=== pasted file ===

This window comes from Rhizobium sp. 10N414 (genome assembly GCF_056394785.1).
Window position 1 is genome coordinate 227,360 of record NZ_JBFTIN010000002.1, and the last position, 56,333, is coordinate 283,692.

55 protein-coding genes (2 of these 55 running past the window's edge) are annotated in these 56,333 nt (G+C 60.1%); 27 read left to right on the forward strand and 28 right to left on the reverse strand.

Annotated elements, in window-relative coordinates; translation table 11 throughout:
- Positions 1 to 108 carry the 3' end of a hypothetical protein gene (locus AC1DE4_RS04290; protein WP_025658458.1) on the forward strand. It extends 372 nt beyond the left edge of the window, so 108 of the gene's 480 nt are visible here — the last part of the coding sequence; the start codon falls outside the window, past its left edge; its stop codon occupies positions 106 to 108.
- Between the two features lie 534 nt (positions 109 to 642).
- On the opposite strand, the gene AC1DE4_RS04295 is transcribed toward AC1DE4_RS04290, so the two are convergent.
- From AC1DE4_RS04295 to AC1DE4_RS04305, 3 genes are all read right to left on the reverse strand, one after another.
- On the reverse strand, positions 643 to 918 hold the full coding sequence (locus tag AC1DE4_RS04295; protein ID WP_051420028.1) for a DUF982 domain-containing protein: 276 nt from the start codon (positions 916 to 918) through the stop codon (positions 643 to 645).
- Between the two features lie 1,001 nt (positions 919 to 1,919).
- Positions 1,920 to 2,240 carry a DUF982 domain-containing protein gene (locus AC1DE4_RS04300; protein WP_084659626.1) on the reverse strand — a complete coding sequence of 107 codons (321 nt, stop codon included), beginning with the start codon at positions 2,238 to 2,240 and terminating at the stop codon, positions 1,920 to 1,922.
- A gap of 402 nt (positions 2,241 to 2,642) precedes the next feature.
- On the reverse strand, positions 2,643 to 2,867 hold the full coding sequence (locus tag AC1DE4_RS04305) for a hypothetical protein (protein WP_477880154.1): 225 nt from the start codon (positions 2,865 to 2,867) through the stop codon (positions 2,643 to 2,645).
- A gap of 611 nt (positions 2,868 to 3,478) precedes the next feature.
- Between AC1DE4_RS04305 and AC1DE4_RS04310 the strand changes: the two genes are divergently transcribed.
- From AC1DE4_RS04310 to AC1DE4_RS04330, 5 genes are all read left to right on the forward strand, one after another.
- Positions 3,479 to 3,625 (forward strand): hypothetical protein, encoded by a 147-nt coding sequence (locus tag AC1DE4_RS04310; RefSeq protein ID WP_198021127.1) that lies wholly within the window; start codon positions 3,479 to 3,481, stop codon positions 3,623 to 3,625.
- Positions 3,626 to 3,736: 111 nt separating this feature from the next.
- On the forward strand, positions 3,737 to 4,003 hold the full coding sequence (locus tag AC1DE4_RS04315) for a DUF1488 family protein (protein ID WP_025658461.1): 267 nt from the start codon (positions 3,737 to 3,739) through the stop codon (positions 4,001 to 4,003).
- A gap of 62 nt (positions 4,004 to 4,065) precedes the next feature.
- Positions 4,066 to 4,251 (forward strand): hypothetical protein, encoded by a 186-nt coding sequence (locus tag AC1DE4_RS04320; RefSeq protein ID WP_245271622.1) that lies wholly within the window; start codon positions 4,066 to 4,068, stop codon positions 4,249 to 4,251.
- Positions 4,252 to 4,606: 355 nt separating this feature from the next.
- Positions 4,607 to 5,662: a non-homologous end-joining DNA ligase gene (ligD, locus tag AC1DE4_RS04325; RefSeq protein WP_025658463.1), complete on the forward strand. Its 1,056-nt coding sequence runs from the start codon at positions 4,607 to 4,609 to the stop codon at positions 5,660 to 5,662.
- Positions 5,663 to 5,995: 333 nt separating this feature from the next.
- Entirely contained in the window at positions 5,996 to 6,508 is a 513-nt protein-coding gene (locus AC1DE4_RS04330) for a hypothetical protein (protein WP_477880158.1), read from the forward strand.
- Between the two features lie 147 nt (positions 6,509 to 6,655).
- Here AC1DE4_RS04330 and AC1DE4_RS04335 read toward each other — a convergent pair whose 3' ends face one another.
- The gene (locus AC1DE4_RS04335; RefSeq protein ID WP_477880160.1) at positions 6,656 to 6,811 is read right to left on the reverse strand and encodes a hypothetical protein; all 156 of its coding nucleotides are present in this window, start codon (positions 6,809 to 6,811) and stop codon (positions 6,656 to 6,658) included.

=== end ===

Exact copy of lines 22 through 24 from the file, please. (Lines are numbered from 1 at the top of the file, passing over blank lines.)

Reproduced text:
- Positions 4,252 to 4,606: 355 nt separating this feature from the next.
- Positions 4,607 to 5,662: a non-homologous end-joining DNA ligase gene (ligD, locus tag AC1DE4_RS04325; RefSeq protein WP_025658463.1), complete on the forward strand. Its 1,056-nt coding sequence runs from the start codon at positions 4,607 to 4,609 to the stop codon at positions 5,660 to 5,662.
- Positions 5,663 to 5,995: 333 nt separating this feature from the next.